Matthew J Rolin and Jen Powers (currently based in Columbus) have made Powers/Rolin Duo (FEEDING TUBE RECORDS FTR524), a pleasant LP of instrumental music; Rolin plays his 12-string guitar and Powers plays the hammered dulcimer, and the two produce a nice harmonious blend. One is tempted to look for folk music influences or references, mainly because the hammered dulcimer (sometimes heard in Appalachian folk) is such an unusual instrument, but on the strength of these three discursive tracks I’m not sure if traditional folk is providing the backbone; these are more like simple explorations of harmonies, usually working within the confines of a single major chord or root note.
Because of these musical choices, the whole LP sounds very uplifting on the surface, and there’s also a cheerful pastoral cover painting (an enormous round sun over green rolling hills) that only a churl could find unwelcome. Sonically, I feel these two work overtime to occupy all the available space on the record, particularly the 12-string player; there’s nary a gap in the flow of the music, and not a second goes by that isn’t replete with chiming or ringing notes. One might almost find it gets a bit airless, but there is a euphoric rush to this cascade of music which is effective. The piece I enjoyed the most was ‘Caterwauls’, where there seems to be a light layer of audio distortion in the recording which adds a pleasing grit, all the sonorities blend into a seamless sunlit whole, and Powers/Rolin come close to transcending their own method. Conversely, I found ‘Ageless Phase’ a tad overlong at 17:55, especially as the music just keeps stating the same basic truths over and over without really advancing the conversation. However, it’s testament to their energetic passion that they’re able to sustain a single performance for this long.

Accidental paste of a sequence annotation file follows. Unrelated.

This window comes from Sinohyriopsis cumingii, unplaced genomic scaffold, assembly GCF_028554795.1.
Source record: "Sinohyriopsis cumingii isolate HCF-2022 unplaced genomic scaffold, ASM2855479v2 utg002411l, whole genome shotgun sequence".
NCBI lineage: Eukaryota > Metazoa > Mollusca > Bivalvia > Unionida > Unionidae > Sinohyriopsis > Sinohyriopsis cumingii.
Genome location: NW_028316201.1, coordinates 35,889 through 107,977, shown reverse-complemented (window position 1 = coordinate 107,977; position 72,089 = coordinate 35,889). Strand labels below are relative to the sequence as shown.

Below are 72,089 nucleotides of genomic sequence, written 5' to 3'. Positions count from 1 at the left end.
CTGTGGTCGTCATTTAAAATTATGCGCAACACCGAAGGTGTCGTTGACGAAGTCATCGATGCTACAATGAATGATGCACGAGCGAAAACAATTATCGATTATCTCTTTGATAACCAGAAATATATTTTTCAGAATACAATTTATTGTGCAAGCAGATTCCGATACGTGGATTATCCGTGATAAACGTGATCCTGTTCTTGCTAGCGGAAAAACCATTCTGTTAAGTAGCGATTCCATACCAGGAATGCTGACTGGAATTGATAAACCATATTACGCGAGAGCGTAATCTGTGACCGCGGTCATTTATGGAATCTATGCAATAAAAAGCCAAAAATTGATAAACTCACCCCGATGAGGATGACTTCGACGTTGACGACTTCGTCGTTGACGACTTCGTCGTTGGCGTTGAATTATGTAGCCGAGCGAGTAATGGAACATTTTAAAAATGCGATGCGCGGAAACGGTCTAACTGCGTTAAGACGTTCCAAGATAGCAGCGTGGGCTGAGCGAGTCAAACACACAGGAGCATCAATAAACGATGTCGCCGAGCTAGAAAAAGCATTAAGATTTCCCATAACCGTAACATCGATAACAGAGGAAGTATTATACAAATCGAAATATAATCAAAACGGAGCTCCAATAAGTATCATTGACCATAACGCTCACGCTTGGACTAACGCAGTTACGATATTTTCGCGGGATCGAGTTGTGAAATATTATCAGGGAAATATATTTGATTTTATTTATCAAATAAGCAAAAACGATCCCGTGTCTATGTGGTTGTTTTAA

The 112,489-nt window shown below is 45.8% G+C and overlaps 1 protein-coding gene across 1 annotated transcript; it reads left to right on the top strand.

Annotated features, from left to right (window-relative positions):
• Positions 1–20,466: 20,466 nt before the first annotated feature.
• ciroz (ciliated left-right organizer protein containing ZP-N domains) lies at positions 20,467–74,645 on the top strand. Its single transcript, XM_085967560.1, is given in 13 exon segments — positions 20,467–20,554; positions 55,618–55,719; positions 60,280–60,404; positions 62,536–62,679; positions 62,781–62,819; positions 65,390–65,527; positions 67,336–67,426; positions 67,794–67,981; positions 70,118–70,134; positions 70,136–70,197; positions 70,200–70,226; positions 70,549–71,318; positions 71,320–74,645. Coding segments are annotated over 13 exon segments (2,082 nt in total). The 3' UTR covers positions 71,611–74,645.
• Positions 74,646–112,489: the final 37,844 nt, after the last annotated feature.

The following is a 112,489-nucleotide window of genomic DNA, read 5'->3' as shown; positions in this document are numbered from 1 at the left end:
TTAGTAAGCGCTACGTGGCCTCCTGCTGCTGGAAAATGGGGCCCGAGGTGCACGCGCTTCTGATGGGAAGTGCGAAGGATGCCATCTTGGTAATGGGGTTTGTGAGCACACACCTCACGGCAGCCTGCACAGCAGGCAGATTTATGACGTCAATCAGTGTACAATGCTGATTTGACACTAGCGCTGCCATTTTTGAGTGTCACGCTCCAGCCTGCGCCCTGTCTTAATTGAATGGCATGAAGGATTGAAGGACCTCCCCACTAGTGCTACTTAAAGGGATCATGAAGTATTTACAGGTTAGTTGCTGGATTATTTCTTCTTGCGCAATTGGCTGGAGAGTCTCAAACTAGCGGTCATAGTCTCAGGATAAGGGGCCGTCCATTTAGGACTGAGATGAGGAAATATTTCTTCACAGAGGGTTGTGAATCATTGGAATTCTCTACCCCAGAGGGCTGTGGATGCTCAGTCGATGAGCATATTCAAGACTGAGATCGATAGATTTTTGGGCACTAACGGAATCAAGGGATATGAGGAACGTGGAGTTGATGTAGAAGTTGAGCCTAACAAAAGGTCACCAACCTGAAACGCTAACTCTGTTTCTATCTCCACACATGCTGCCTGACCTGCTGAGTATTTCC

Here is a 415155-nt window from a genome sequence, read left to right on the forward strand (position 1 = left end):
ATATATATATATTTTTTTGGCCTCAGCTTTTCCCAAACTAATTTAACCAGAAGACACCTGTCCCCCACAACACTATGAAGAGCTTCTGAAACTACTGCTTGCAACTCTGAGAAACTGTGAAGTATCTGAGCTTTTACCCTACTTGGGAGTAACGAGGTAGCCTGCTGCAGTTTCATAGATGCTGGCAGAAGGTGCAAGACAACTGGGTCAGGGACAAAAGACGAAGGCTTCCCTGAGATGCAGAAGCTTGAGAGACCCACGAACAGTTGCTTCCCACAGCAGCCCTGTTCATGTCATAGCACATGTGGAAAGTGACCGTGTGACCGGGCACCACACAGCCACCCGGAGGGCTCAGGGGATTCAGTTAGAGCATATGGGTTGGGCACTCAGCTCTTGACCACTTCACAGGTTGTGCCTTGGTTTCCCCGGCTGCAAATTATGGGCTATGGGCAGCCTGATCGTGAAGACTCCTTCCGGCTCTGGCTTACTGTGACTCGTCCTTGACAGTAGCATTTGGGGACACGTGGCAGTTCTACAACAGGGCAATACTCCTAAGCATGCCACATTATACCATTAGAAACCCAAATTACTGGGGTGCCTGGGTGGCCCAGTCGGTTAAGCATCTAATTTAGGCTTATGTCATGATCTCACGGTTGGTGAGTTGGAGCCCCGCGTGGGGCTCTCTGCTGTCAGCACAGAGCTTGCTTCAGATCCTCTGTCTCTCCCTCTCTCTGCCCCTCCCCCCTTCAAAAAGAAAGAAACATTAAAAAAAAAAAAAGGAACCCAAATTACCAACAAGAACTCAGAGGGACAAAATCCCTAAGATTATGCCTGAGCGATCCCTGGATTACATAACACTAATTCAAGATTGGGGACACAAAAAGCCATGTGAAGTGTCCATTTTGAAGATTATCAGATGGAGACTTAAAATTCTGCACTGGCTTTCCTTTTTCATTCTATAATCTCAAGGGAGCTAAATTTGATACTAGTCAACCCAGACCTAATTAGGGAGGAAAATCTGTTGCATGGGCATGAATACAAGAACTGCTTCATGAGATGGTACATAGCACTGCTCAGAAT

The added bonus is that Rolin doesn’t appear to owe a huge debt to the Fahey / Basho schools of fingerpicking, and instead is working on treating his instrument as some kind of acoustic powerhouse (or at least the engine for a windmill). 250 copies made; released 1 May 2020, arrived here 1 April 2020.